actually getting used to gimp now

How to Change Clothing Color

How to Change Clothing Color

Step 1

Open you image on gimp. I’m going to use this image:

So I want to make the blue part of the clothing into a lightish-medium pink. I’m going to set my foreground color to ff5e84.

First make a new layer (make sure the type is Transparency). Get your brush tool and and pick the medium soft brush (2. Hardness 075). Now go over the parts you want to change. 

Step 2

When you are done set the layer mode to Hue. 

I actually want mine a lighter color so I’m going to duplicate my layer and change the mode to Addition. I’m going to lower the opacity to 17% (anything between 15 and 25% is good though). 

And that’s it!

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queen-dudebabe  asked:

Do you have any good websites/software for animation? For gifs and things of the like??

For making your own animations? There’s a few ways, it depends on your set-up!

First I’ll talk about digital animation.

Photoshop and GIMP are two general programs that natively support animation.

Since they’re not geared for animation, I wouldn’t actually recommend using them unless you already use those programs as your main workspace.

Photoshop supports animation better than GIMP from CS3 extended and all CS# versions after that.
Just go to Window > Timeline to get the timeline up. There’s two different timeline modes, can optimise it for frame by frame animation by following the steps here, and for timeline mode here.

GIMP is more complicated than that, it uses the names and orders of the layers to make your animations. You can read how to use it for animation on their site here and here.

Now, if you don’t work in either of these two programs, there’s a couple other options.

You can continue working in your usual art program and save your frames as PNGs and preview the animation using meaconscientia’s SAI Animation Assistant.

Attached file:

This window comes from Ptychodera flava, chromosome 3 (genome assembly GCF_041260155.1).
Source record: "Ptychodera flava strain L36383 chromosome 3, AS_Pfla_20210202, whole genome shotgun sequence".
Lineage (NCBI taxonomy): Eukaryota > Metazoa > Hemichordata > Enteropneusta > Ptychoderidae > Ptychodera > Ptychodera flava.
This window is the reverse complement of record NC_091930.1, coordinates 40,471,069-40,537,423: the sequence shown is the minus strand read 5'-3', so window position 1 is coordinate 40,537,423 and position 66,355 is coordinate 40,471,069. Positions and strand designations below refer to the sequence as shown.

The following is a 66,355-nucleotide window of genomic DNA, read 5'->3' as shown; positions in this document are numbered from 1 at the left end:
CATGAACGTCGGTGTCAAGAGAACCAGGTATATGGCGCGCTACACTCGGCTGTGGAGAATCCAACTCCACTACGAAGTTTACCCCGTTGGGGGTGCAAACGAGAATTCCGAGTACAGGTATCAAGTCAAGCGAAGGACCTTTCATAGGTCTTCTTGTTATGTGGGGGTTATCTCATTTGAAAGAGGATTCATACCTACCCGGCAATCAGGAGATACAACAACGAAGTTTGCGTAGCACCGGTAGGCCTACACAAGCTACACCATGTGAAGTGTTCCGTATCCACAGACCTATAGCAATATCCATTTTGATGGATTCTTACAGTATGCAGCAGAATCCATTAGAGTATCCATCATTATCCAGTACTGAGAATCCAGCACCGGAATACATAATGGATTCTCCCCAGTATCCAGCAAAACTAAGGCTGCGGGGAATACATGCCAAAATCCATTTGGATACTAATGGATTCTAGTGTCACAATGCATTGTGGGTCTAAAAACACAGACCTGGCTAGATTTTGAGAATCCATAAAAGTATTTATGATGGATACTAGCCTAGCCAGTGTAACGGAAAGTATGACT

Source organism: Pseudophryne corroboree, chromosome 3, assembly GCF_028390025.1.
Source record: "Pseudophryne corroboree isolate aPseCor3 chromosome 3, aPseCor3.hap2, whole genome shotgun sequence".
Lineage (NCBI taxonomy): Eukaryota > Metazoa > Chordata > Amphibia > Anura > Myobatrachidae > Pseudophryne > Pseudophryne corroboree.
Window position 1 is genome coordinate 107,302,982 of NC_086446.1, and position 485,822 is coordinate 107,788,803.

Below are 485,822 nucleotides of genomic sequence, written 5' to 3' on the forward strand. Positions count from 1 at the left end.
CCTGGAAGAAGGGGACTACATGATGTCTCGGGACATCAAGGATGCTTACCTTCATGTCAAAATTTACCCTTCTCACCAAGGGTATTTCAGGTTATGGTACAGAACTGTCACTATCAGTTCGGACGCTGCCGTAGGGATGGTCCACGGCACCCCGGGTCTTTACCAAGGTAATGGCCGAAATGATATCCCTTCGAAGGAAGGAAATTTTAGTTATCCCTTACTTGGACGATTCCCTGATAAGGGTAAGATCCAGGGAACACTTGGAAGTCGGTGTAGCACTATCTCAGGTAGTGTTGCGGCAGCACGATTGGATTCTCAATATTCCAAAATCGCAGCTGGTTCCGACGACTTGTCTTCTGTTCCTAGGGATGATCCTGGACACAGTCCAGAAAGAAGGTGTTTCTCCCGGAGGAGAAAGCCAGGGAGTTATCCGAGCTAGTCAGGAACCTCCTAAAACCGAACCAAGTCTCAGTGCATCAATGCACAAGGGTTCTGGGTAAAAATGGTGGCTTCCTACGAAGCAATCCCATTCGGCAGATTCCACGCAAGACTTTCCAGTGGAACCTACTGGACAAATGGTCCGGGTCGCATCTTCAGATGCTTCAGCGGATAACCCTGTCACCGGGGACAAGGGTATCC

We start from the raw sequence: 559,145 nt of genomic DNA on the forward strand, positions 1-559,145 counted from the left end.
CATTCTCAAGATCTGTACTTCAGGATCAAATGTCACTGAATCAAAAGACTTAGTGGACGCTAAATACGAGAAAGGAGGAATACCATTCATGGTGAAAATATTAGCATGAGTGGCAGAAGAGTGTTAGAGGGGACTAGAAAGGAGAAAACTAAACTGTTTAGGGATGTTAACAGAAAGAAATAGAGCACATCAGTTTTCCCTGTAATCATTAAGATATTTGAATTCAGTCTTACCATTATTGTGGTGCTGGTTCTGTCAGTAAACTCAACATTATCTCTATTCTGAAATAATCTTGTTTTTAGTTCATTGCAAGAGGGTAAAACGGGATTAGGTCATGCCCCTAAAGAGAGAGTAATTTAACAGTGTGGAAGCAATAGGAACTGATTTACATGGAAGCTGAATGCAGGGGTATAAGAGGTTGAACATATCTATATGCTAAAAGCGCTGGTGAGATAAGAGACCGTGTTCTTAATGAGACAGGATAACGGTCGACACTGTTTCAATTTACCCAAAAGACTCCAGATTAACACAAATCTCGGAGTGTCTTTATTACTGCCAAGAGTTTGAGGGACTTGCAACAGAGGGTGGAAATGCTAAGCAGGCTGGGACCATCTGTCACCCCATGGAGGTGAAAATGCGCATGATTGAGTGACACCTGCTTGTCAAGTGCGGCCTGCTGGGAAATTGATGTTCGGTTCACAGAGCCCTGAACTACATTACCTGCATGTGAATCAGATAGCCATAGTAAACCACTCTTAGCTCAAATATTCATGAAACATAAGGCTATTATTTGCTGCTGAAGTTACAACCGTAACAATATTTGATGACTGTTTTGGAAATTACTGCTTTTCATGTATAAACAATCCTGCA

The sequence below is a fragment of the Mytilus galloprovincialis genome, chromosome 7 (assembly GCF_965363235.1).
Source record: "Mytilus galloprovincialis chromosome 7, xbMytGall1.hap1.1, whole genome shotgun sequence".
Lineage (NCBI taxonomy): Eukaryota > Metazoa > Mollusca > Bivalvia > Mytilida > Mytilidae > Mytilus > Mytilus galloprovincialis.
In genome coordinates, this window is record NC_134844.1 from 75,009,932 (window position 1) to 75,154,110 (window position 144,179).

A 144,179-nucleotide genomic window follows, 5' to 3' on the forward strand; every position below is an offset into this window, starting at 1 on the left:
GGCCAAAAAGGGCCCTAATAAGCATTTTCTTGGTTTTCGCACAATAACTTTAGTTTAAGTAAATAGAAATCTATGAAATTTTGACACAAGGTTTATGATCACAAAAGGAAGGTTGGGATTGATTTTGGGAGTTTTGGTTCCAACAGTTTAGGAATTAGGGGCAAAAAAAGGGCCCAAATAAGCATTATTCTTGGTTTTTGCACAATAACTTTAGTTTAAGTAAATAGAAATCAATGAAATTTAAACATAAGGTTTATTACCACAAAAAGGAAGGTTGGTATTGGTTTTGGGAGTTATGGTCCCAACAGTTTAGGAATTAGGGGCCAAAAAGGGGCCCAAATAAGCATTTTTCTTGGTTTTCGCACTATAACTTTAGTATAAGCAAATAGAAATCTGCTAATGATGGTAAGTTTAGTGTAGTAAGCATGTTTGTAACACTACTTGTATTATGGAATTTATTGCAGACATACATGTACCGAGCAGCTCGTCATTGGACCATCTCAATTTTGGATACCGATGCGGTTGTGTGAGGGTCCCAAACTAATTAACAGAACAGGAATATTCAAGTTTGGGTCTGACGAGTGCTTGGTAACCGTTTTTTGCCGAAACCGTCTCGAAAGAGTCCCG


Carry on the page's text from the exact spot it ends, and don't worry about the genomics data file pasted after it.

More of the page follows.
It was made to work with SAI in mind but honestly any program can save things as PNGs so you can use it with anything.

You can then use a program like UnFREEz to compile these frames when you’re finished.

Or alternatively, if you have the money or the means, you can pick up an animation specific program.

Adobe Flash is one of the best known animation programs. I’m not too keen on vector based programs, but there’s no harm in giving the trial a go if you’ve not used it before.

TVPaint is a raster based animation program, it’s quite expensive but if you’re a student it’s much more affordable. The demo version allows you access to all the features, but you cannot save.

It’s set up for a french keyboard so the shortcuts are a little unusual, but you can change those.

It took me a while to figure out how it works but there’s a blog here on tumblr specially for TVPaint beginners, tvpaintanimation.

There’s also a few big name programs I’ve no experience with, like Toon Boom Animate and Anime Studio. Again, they’re vector based so they’ve never appealed to me ;;

Now if you’re a traditional artist, you’ll want to get yourself a light table or box of some description.

You can make your own from like an old lamp, or you can buy one. This is just so you can get the onionskinning effect when working traditionally - it will allow you to see your previous frame when you’re drawing.

You can then compile the frames in photoshop, you can see how in the post that explains how to optimise photoshop for frame by frame animation.

You can also use UnFREEz for this. It’s just something to compile the frames together is all.